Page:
News | Jan. 10, 2018

DoD recognizes DCMA for workforce innovation

By DCMA Public Affairs

FORT LEE, Va., Jan. 10, 2018 — One of the Defense Contract Management Agency’s longest-running workforce development programs was recently recognized by the Department of Defense. It wasn’t the past success of the Keystone program that brought it to the department’s attention, however, it was the agency’s focus on the program’s future.

A comprehensive redevelopment of the program over the past two years led to significant changes, and in December, to the agency receiving the DoD’s 2017 Defense Acquisition Workforce Development Innovation Award.

Kathy Butera, executive director of DCMA Human Capital, said that for the past 20 years, the Keystone program has recruited, developed and managed entry-level acquisition workforce employees, typically recent college graduates or individuals with work experience in non-acquisition roles.

“The program brings in about 150 employees annually, who spend three years developing technical skills through formal training and developmental assignments, leading to Defense Acquisition Workforce Improvement Act Level II certification,” said Butera. “Once an individual completes the program, they are typically considered an outstanding candidate and placed in a journeyman position with DCMA.”

In late 2015, an agency team began looking at all aspects of the Keystone program to ensure it would continue to support future mission requirements. Led by Human Capital’s Strategic Learning Division and including a cross-section of agency leaders — from the director to former Keystones — the team’s goals were to increase the attractiveness of the program to potential new employees; strengthen current Keystones’ abilities to reach high levels of professional skills and proficiencies; ensure uniformity of training across the agency; and build comradery among those in the program.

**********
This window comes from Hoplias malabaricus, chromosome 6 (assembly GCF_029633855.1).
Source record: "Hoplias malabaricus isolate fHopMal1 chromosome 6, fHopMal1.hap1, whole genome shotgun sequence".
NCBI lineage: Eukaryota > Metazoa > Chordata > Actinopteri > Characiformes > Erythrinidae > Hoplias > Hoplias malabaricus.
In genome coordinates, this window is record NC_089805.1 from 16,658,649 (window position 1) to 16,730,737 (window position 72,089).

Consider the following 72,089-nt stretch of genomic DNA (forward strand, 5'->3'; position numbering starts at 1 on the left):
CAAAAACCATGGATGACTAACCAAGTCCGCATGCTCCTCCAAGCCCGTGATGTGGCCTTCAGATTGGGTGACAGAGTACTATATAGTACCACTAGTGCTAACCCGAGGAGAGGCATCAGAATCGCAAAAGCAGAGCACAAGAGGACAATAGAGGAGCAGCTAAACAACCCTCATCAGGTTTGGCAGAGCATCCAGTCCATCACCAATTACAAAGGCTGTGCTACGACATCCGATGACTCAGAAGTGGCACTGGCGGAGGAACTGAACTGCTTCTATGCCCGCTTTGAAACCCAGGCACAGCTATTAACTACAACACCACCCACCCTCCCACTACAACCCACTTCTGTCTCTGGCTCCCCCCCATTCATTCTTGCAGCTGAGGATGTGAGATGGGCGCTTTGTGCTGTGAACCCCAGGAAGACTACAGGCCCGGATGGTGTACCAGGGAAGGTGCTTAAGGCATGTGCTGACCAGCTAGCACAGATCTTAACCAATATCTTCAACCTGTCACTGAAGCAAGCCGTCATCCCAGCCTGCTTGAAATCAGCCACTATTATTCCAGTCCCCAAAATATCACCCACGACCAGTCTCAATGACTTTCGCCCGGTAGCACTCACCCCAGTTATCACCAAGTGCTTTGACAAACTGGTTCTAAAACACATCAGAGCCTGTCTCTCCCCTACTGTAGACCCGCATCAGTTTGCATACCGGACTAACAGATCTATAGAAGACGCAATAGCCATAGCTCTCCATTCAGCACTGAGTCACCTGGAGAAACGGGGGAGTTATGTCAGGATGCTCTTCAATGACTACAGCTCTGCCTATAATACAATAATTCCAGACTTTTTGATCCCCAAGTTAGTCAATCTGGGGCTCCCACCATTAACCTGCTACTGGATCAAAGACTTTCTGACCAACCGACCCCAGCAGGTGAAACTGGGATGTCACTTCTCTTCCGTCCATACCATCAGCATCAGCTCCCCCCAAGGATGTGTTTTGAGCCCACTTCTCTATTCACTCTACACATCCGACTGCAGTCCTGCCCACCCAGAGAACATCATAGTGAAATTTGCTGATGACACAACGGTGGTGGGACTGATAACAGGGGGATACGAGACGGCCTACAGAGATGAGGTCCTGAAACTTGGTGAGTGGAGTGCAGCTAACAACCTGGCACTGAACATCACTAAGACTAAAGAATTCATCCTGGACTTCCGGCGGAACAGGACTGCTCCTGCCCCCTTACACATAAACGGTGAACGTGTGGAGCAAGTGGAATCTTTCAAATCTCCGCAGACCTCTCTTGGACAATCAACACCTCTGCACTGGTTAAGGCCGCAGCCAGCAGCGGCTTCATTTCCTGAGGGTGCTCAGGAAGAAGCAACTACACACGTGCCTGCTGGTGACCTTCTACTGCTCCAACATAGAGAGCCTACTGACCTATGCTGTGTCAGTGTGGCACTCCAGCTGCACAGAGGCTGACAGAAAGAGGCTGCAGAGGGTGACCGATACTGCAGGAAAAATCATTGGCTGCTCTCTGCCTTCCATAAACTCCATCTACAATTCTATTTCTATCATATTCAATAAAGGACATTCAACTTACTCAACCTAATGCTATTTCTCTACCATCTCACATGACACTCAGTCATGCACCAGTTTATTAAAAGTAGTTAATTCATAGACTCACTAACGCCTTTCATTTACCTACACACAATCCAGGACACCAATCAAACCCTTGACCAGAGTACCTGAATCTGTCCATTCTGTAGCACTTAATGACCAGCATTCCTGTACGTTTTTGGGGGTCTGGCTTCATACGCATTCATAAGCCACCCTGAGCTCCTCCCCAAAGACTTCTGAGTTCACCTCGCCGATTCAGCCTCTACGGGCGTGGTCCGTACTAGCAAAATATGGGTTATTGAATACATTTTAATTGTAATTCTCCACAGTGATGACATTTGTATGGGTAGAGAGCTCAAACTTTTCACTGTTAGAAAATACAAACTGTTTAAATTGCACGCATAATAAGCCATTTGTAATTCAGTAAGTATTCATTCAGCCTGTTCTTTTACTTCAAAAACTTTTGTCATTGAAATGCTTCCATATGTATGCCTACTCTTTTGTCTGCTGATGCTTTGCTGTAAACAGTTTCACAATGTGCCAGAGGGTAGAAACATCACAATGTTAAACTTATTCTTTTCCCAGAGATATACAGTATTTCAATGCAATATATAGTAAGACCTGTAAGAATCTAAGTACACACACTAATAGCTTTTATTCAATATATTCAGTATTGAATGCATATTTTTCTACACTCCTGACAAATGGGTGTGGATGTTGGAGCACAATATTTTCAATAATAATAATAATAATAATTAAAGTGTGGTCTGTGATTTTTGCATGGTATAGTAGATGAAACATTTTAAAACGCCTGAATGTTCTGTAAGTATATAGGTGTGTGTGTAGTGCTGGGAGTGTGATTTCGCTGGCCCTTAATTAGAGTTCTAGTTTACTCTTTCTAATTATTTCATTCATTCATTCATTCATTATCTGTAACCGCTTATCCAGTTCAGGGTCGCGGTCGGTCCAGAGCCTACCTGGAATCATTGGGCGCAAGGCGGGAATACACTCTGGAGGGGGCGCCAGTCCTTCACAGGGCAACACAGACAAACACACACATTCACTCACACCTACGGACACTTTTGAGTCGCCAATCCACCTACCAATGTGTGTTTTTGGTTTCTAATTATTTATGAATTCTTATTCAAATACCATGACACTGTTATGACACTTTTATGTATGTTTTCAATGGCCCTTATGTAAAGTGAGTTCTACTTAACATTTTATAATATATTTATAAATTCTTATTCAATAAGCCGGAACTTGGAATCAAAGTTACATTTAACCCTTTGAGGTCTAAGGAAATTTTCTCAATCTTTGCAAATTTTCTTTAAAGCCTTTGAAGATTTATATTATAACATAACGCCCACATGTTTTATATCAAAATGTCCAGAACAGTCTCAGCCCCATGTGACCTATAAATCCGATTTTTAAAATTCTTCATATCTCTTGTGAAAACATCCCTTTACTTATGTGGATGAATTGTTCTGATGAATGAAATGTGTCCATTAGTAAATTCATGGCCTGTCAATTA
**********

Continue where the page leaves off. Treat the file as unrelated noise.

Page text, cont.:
Among the results of the study were changes to how Keystones manning requirements are identified, and how individuals are recruited. The new system looks closer at anticipated needs in three years, when Keystones graduate from the program, and takes into consideration job series needs common to DCMA, such as contract administration, quality assurance and engineering.

Once Keystones are in the program, they’ll initially be treated as a cohort, with a headquarters-based orientation and training program called the Keystone Boot Camp designed to provide an introduction to DCMA’s mission and worldwide operations, as well as opportunities to meet senior-level agency management. This gives new participants a chance to network with each other, and set career development goals.

To improve and assure consistent on-boarding, mentoring and ongoing training after the Boot Camp, DCMA is establishing regional training hubs designed to improve Keystone coordination across the agency by providing support to each Keystone’s professional and career development.

Butera said the investment in the total Keystone program has been calculated to provide DCMA with a strengthened process that gives individuals a well-crafted and well-supervised developmental experience. “Keystones are viewed by the agency as the next generation of journeyman employees, with high potential for continued service as DCMA senior leaders,” she concluded. “Agency leaders expect the revamped program will well-position us for future success.”

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